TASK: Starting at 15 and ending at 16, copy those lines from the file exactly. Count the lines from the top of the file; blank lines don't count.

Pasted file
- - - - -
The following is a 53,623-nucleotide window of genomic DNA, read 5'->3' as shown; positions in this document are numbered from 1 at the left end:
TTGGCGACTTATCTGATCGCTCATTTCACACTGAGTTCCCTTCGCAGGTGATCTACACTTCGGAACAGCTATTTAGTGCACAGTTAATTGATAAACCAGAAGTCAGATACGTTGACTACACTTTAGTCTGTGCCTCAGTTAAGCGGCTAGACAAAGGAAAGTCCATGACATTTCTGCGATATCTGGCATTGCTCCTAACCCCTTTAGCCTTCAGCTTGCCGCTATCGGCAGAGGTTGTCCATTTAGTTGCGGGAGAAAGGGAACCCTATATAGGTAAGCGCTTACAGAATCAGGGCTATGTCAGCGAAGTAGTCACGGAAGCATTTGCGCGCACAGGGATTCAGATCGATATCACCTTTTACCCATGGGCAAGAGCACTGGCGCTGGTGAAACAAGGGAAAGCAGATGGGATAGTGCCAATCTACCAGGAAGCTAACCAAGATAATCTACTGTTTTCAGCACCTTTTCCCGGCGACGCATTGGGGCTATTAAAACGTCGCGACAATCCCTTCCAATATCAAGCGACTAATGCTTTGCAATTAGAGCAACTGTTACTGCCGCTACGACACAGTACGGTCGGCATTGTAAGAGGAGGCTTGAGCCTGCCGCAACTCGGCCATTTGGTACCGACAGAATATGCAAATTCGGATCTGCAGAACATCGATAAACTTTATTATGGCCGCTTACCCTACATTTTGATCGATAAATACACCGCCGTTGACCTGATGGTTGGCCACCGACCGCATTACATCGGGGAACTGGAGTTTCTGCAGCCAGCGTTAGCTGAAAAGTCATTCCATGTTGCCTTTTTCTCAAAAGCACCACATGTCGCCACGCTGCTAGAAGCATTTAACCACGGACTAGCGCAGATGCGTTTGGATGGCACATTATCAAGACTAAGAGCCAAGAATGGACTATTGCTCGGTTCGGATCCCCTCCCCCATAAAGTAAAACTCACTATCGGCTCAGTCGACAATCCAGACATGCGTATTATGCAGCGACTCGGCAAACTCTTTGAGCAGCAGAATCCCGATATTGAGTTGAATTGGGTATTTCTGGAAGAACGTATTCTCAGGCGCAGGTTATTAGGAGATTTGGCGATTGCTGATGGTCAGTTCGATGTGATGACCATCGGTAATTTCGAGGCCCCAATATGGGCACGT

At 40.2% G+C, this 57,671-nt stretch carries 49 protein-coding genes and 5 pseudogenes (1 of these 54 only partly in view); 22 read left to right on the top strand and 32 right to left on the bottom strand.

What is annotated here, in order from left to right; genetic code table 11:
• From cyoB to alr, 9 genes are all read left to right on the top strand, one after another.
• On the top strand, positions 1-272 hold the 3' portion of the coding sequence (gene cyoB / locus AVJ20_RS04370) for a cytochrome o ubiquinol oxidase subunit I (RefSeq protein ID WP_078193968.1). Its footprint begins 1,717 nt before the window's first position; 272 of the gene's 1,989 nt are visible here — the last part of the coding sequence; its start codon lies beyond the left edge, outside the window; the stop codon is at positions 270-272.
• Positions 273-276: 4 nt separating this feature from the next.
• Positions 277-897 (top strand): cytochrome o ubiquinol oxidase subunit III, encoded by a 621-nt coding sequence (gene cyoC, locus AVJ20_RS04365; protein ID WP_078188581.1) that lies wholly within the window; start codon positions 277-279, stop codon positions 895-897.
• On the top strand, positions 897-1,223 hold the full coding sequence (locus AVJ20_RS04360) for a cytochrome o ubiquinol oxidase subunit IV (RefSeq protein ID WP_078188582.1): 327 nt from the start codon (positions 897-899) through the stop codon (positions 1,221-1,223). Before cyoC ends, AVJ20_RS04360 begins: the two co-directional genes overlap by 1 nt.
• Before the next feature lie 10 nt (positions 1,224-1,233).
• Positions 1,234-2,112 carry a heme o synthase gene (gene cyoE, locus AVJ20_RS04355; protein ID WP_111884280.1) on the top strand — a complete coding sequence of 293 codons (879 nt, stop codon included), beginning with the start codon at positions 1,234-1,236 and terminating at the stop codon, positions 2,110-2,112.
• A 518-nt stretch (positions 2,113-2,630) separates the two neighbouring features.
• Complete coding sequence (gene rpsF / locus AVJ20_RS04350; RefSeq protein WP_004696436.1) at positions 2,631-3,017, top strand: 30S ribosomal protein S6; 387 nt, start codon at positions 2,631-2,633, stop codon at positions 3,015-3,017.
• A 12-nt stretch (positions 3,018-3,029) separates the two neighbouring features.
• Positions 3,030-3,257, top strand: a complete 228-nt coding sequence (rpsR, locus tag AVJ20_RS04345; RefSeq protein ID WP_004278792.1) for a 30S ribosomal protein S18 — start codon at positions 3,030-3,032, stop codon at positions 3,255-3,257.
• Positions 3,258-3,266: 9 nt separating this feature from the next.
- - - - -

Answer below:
• Positions 3,030-3,257, top strand: a complete 228-nt coding sequence (rpsR, locus tag AVJ20_RS04345; RefSeq protein ID WP_004278792.1) for a 30S ribosomal protein S18 — start codon at positions 3,030-3,032, stop codon at positions 3,255-3,257.
• Positions 3,258-3,266: 9 nt separating this feature from the next.